She sometimes sets plans to cut it. She will look through endless online image-search results and decide: a Peter Pan cut. A pixie cut. A strikingly asymmetrical line, short on one side and fanning out longer and longer on the other. Or something short at the back, falling at a sharp angle to where the hair at the front retains its current length – a style which cuts out half the existing hair but still leaves those waterfall panels of long hair and their precious sheen. More often, though, she will plan to dye it. She knows the names of all the shades she covets: Enchanted Forest. Electric Lizard. Poppy Red. Purple Velvet. She knows how much they’ll cost, how they interact with each other. She dreams up rainbow crowns for herself. She could be a punk girl with a bright pillarbox-red crop; or keep it long, get it put into proper ringlets, dye it dark purple and play with the Gothic Lolita look. Or green – green goes with everything, because it’s the colour of trees and leaves and grass, and you never hear anyone say that it doesn’t match the flowers. With green, she could look both natural and unnatural at the same time – it’s a heady, tempting thought. Or fuck it, she’ll just throw on the oranges and yellows and reds and pinks until she looks like a parakeet, like a Hawaiian shirt, like a gaudy cocktail umbrella. Because why not? She’s still a student – essays are graded anonymously and she’s fine living off her loan. She won’t need to impress any potential employers for at least another year. Surely, this time, the period between leaving school and the passive-aggressive fiefdom of her parental home, and having to embark into the long dull twilight of the soul where respectability and employability are powerful above all things… surely this time is the time to go wild, if she’s ever going to do it at all. Surely now is – hah – the time to let her hair down.
But she can never go through with it. There’s a level on which feels certain that even when she’s in her sixties and her blonde has turned to silver and grey, she still will keep her hair like this: impossibly long, and utterly unstyled. She sometimes excuses it by saying that it’s low-maintenance to keep going as she is: that getting a proper haircut and a dye-job is more effort than it’s worth. As if the long laborious brushing, washing, and conditioning of her fairytale locks isn’t effort. As if she doesn’t spend money on hair oil and hair clips and scrunchies to keep it looking as glossy and neat as she can. What it comes down to, at the end of the day, is this: she’s afraid to make a decision. As it stands, her hair could become almost any style overnight – she has a perfect stock of raw material, from which one could make a near-infinite number of styles, from the conservative to the outrageous. In one trip to a hairdresser, or one night in with some hot water and latex gloves, she could become anything: a 20s flapper, a wild child with feathered hair, a punk princess. Anything at all. But here’s the rub: only once. Blonde hair takes dye extremely well: it might never look the same again. And it could take years to grow it back to where it is now: and years after that for it to regain its original lightness and softness. She knows dye ruins your hair. She knows how slowly hair grows. She’s afraid that whatever happens, she’ll hate it: out of unfamiliarity rather than anything else. That the person she sees in the mirror will become, for the first time, unrecognisable.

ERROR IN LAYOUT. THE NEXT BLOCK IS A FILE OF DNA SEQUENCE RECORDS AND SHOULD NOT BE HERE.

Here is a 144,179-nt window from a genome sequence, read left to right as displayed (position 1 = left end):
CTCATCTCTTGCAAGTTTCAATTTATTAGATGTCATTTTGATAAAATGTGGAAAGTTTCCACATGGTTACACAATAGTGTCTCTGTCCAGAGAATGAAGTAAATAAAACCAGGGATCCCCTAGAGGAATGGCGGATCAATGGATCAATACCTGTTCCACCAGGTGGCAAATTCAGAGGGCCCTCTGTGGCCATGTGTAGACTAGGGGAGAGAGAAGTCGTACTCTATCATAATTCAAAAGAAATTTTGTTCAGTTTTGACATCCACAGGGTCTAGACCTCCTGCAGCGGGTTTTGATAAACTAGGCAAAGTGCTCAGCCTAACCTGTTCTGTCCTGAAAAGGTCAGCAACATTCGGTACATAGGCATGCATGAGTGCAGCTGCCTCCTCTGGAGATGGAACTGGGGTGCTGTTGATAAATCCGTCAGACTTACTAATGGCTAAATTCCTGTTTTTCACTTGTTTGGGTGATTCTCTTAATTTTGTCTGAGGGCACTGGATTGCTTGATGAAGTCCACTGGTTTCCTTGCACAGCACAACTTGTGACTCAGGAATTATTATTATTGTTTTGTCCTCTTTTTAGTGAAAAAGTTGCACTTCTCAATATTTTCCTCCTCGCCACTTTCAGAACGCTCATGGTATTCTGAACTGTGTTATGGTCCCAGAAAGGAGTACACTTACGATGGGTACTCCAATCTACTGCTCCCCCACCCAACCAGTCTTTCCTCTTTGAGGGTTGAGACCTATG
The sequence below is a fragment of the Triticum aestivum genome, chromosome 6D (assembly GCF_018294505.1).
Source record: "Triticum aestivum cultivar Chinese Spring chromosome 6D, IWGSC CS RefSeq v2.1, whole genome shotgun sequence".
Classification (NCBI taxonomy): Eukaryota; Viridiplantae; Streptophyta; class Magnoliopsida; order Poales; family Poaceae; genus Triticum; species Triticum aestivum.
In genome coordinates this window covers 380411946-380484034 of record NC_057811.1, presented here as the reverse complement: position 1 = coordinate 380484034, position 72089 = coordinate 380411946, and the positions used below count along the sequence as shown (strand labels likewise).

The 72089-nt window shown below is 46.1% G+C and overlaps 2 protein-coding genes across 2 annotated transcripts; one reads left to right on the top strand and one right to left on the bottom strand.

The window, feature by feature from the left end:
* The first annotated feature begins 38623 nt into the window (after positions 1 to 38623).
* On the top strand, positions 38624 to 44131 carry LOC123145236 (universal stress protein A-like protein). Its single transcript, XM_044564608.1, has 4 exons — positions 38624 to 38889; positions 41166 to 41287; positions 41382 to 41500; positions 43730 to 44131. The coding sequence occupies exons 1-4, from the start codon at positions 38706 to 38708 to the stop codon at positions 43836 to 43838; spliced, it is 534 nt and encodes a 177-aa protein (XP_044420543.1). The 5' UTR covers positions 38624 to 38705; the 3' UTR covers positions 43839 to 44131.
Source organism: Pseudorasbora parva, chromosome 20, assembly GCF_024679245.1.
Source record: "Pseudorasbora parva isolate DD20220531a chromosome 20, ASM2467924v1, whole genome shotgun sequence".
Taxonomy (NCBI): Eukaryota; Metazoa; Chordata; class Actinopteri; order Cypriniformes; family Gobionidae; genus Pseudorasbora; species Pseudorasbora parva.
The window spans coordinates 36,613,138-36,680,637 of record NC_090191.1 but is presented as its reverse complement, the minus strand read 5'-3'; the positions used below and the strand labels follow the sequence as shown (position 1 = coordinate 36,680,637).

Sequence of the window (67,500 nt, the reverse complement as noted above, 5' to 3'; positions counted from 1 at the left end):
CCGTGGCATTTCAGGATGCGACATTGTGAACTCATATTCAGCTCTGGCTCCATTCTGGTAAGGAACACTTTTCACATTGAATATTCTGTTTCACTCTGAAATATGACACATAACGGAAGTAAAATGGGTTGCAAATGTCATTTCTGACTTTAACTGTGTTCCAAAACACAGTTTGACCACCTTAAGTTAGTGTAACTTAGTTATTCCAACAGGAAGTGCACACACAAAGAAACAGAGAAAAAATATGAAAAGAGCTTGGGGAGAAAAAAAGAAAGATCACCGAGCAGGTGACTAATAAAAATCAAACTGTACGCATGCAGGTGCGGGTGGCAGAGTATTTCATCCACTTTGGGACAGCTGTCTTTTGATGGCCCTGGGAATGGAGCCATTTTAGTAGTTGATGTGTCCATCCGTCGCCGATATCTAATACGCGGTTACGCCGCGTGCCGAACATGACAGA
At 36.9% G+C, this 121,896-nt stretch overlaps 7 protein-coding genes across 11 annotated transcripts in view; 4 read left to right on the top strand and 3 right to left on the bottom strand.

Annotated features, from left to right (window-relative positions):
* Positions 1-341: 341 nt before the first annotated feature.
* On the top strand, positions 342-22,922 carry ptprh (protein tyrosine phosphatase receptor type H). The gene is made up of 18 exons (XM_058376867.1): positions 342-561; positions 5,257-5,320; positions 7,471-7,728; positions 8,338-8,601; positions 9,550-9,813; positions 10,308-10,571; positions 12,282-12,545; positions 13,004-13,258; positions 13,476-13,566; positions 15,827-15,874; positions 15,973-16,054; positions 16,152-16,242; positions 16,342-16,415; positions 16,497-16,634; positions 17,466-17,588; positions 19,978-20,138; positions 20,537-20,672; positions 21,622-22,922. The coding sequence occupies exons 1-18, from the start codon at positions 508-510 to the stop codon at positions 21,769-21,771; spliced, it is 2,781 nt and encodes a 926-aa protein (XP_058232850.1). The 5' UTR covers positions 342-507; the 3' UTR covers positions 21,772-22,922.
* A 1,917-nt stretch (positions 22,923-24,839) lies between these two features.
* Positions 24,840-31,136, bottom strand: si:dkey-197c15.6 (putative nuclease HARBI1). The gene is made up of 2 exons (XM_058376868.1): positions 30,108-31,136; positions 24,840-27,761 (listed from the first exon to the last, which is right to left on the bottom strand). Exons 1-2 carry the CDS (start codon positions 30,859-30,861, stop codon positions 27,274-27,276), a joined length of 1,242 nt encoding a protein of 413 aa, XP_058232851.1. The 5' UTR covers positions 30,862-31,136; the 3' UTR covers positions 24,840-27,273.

Jessica feels her options narrowing down before her. She’s felt it keenly for far too long. First, picking her GCSEs; then her A-Levels; then her degree subject; and now her dissertation. She’s thinking of applying for a Masters. Everything is narrowing down, constricting: with every road she chooses, a thousand others become blocked. She remembers childhood, with its limitless potential: she remembers being the smartest kid in class, acing every subject. She remembers thinking: “I could be whatever I want. I could be a scientist. I could be a writer. I could be a musician. I could be a doctor.” She remembers being nothing but raw, malleable, perfect material: an intelligent child, with the plasticity of youth, before custom and habit began to etch their lines in her mind, her soul. She wants to cling to it, as she feels her life and career narrowing before her. Her hair, her beautiful unstyled hair, is the only piece of unending potentiality that she has left.